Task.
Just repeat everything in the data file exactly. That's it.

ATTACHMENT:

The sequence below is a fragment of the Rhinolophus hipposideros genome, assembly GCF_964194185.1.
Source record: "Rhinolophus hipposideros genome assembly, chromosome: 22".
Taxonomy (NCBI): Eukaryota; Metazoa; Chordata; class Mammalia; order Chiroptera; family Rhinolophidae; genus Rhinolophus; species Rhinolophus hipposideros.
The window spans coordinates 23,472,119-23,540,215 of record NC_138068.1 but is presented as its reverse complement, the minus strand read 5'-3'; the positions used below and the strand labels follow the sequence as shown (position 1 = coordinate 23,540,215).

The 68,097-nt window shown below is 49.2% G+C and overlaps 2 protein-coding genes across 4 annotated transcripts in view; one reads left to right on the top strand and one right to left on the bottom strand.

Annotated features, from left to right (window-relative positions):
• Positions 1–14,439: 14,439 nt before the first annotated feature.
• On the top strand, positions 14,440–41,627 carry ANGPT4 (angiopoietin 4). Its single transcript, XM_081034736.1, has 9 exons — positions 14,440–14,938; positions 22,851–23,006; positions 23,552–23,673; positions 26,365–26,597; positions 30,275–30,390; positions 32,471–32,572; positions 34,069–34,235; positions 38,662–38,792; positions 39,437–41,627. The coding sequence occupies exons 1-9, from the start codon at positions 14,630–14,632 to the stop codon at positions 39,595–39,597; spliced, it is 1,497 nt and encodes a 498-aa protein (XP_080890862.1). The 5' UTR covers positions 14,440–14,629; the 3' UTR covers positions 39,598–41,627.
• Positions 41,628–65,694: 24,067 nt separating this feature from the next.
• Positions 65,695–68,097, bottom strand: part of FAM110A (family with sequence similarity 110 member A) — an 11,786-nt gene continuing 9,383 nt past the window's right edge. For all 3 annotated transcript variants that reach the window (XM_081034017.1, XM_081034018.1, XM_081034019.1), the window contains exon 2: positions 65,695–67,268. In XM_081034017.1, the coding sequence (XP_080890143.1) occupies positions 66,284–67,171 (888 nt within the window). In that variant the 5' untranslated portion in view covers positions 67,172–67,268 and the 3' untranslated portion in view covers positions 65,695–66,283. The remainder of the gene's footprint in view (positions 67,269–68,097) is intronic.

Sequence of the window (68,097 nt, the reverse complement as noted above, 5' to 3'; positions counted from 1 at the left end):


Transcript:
The sequence below is a fragment of the Rhinolophus hipposideros genome, assembly GCF_964194185.1.
Source record: "Rhinolophus hipposideros genome assembly, chromosome: 22".
Taxonomy (NCBI): Eukaryota; Metazoa; Chordata; class Mammalia; order Chiroptera; family Rhinolophidae; genus Rhinolophus; species Rhinolophus hipposideros.
The window spans coordinates 23,472,119-23,540,215 of record NC_138068.1 but is presented as its reverse complement, the minus strand read 5'-3'; the positions used below and the strand labels follow the sequence as shown (position 1 = coordinate 23,540,215).

The 68,097-nt window shown below is 49.2% G+C and overlaps 2 protein-coding genes across 4 annotated transcripts in view; one reads left to right on the top strand and one right to left on the bottom strand.

Annotated features, from left to right (window-relative positions):
• Positions 1–14,439: 14,439 nt before the first annotated feature.
• On the top strand, positions 14,440–41,627 carry ANGPT4 (angiopoietin 4). Its single transcript, XM_081034736.1, has 9 exons — positions 14,440–14,938; positions 22,851–23,006; positions 23,552–23,673; positions 26,365–26,597; positions 30,275–30,390; positions 32,471–32,572; positions 34,069–34,235; positions 38,662–38,792; positions 39,437–41,627. The coding sequence occupies exons 1-9, from the start codon at positions 14,630–14,632 to the stop codon at positions 39,595–39,597; spliced, it is 1,497 nt and encodes a 498-aa protein (XP_080890862.1). The 5' UTR covers positions 14,440–14,629; the 3' UTR covers positions 39,598–41,627.
• Positions 41,628–65,694: 24,067 nt separating this feature from the next.
• Positions 65,695–68,097, bottom strand: part of FAM110A (family with sequence similarity 110 member A) — an 11,786-nt gene continuing 9,383 nt past the window's right edge. For all 3 annotated transcript variants that reach the window (XM_081034017.1, XM_081034018.1, XM_081034019.1), the window contains exon 2: positions 65,695–67,268. In XM_081034017.1, the coding sequence (XP_080890143.1) occupies positions 66,284–67,171 (888 nt within the window). In that variant the 5' untranslated portion in view covers positions 67,172–67,268 and the 3' untranslated portion in view covers positions 65,695–66,283. The remainder of the gene's footprint in view (positions 67,269–68,097) is intronic.

Sequence of the window (68,097 nt, the reverse complement as noted above, 5' to 3'; positions counted from 1 at the left end):